Open Access Senior Thesis
Bachelor of Arts
© 2020 Eliana B Smithstein
Stentor are large, unicellular ciliates of the Heterotricha order. They live in both freshwater and marine habitats and are mostly found in ponds. I studied Stentor polymorphus, which is a species of Stentor only recently discovered to be lab culturable. They range from 0.5-1.5mm in length and are unusual because they live with endosymbiotic algae and are much more likely than other, more widely studied, species of Stentor to form aggregates while they are eating. There are three main components to this thesis: First, I established protocols for keeping a viable S. polymorphus culture, since no protocols had been published on the care and upkeep of a culture of this species. Second, I established protocols for and collected preliminary data on a single S. polymorphus cell feeding. Third, I developed imaging and data analysis protocols to investigate the ciliary flows of S. polymorphus.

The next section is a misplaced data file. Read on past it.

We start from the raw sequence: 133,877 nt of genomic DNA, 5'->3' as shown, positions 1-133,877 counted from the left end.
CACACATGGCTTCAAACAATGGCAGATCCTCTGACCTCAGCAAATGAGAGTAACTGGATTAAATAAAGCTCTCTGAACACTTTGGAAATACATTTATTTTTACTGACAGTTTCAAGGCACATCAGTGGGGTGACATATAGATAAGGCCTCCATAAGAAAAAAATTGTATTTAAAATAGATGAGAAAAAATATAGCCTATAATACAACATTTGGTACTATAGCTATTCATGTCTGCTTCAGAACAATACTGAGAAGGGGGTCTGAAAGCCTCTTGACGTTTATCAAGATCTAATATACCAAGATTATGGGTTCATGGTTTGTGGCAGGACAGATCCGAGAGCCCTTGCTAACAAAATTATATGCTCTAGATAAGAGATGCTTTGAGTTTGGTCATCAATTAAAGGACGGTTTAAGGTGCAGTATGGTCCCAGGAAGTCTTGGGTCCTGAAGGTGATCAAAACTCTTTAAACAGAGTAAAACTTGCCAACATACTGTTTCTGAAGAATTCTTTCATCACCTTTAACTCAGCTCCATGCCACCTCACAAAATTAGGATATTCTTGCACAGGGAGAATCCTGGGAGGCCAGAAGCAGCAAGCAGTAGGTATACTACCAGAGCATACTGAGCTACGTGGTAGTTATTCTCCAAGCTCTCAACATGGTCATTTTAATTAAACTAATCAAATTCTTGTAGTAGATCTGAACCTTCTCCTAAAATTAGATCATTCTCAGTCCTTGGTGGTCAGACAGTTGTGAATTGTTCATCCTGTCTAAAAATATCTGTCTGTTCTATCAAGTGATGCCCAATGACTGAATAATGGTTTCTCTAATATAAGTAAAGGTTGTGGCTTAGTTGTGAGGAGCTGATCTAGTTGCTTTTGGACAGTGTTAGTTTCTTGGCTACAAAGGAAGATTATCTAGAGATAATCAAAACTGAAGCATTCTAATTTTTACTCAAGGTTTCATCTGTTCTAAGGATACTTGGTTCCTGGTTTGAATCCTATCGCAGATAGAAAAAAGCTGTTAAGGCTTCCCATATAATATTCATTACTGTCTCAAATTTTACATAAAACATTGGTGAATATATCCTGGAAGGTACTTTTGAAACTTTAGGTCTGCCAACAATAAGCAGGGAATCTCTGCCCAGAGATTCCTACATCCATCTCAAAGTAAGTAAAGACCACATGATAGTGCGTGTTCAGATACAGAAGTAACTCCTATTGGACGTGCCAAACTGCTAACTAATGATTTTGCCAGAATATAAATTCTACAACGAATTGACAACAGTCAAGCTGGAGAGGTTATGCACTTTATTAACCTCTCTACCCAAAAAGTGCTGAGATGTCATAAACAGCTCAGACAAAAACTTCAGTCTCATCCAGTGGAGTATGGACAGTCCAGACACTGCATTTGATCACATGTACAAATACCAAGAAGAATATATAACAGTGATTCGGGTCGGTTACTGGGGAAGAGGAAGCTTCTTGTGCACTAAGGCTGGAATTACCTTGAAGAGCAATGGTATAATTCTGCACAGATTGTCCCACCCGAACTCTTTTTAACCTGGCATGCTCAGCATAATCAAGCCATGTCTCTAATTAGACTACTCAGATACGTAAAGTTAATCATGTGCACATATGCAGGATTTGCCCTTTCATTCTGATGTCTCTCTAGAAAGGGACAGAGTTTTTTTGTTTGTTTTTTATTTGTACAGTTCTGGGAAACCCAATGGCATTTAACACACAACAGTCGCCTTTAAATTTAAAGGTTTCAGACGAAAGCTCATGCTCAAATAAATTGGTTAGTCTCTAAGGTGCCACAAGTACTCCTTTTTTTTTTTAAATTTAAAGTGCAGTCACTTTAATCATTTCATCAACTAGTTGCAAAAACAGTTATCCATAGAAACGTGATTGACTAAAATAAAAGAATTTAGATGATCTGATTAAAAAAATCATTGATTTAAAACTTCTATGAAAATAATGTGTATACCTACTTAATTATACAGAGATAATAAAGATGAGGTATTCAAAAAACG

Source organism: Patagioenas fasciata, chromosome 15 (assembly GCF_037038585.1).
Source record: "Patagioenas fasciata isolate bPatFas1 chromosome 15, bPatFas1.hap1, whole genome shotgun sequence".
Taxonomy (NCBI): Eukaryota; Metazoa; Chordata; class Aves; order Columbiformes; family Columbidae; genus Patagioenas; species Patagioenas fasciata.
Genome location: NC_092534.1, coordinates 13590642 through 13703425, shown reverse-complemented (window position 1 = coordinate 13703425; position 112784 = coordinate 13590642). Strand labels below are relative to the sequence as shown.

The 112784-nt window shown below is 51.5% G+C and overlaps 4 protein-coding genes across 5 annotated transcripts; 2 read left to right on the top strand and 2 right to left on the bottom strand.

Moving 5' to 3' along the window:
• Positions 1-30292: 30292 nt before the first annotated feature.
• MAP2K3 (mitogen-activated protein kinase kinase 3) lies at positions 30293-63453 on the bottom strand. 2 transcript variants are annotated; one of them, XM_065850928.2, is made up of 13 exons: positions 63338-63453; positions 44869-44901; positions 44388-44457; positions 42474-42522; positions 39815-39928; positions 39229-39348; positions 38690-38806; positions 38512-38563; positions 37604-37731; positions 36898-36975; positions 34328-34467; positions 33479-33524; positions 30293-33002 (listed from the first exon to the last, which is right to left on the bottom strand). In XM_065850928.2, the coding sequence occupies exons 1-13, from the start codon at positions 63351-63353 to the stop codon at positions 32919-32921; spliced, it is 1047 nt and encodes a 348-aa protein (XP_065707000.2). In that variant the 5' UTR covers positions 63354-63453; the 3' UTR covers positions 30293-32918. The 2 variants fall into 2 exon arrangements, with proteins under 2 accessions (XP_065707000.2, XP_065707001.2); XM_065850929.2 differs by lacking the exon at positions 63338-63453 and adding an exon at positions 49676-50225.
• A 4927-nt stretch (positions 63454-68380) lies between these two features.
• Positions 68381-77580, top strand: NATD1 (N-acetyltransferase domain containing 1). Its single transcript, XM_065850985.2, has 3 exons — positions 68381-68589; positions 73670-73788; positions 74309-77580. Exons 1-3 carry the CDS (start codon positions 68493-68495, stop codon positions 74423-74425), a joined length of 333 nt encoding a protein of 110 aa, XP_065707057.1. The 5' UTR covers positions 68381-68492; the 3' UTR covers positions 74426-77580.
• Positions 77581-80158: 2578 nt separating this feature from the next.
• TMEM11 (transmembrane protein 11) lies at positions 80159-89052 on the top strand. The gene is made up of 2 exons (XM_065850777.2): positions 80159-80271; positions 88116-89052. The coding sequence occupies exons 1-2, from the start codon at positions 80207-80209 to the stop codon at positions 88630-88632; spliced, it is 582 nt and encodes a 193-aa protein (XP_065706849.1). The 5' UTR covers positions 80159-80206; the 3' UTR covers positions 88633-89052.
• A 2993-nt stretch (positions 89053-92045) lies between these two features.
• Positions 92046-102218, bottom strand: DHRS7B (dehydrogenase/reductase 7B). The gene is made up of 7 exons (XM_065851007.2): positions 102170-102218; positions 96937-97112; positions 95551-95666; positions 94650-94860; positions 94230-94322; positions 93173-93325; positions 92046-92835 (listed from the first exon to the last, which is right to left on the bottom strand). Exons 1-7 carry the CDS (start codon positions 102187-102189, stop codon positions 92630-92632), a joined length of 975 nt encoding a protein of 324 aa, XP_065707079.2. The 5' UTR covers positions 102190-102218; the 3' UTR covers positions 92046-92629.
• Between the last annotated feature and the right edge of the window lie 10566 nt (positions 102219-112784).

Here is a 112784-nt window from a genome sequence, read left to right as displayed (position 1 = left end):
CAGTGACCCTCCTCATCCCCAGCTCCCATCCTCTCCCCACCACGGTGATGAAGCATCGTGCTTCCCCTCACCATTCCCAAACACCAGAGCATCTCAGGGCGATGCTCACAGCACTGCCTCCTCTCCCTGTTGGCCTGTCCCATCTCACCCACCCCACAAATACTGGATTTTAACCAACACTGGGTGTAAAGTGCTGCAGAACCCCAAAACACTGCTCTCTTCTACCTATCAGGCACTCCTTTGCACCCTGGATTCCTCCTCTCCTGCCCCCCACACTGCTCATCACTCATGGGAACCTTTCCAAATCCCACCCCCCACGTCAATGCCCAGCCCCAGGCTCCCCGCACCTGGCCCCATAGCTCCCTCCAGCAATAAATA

In the wild, Stentor do not differentiate between active or passive food sources. Thus, I tested the usefulness of Chlamydomonas reinhardtii and 2% buttermilk as particle tracers to study the ciliary flows of S. polymorphus. Even with a limited data set due to the COVID-19 pandemic, there was a significant difference between the relative vortex sizes. S. polymorphus was able to create a larger vortex relative to its cell size in a buttermilk solution than it could make in a Chlamydomonas reinhardtii solution. To further my research, videos of S. polymorphus eating in colonies could be compared to them eating individually to analyse whether the aggregates are evolutionarily advantageous in any way.
Smithstein, Eliana B., "Complex Ciliary Flows around Stentor Polymorphus in Solutions of 2% Buttermilk and Chlamydomonas reinhardtii" (2020). Scripps Senior Theses. 1576.